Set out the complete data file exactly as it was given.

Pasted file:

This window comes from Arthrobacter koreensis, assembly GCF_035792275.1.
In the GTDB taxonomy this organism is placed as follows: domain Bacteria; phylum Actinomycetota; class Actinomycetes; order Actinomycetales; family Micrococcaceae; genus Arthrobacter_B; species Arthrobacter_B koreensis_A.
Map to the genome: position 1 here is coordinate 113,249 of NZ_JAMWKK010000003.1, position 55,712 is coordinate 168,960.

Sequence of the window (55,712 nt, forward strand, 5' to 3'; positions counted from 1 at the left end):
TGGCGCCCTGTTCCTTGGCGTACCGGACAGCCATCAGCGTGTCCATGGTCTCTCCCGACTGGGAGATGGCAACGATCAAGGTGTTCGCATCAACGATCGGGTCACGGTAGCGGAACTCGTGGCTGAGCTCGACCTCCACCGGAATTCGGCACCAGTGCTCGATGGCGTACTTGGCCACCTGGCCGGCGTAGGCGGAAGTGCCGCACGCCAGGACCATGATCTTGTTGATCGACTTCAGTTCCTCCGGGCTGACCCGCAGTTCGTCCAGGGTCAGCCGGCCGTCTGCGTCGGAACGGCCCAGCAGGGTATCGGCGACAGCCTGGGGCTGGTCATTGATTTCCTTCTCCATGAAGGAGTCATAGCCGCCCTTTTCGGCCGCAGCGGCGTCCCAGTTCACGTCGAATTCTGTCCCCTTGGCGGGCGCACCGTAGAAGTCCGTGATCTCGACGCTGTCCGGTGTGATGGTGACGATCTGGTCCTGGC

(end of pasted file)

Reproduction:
This window comes from Arthrobacter koreensis, assembly GCF_035792275.1.
In the GTDB taxonomy this organism is placed as follows: domain Bacteria; phylum Actinomycetota; class Actinomycetes; order Actinomycetales; family Micrococcaceae; genus Arthrobacter_B; species Arthrobacter_B koreensis_A.
Map to the genome: position 1 here is coordinate 113,249 of NZ_JAMWKK010000003.1, position 55,712 is coordinate 168,960.

Sequence of the window (55,712 nt, forward strand, 5' to 3'; positions counted from 1 at the left end):
TGGCGCCCTGTTCCTTGGCGTACCGGACAGCCATCAGCGTGTCCATGGTCTCTCCCGACTGGGAGATGGCAACGATCAAGGTGTTCGCATCAACGATCGGGTCACGGTAGCGGAACTCGTGGCTGAGCTCGACCTCCACCGGAATTCGGCACCAGTGCTCGATGGCGTACTTGGCCACCTGGCCGGCGTAGGCGGAAGTGCCGCACGCCAGGACCATGATCTTGTTGATCGACTTCAGTTCCTCCGGGCTGACCCGCAGTTCGTCCAGGGTCAGCCGGCCGTCTGCGTCGGAACGGCCCAGCAGGGTATCGGCGACAGCCTGGGGCTGGTCATTGATTTCCTTCTCCATGAAGGAGTCATAGCCGCCCTTTTCGGCCGCAGCGGCGTCCCAGTTCACGTCGAATTCTGTCCCCTTGGCGGGCGCACCGTAGAAGTCCGTGATCTCGACGCTGTCCGGTGTGATGGTGACGATCTGGTCCTGGC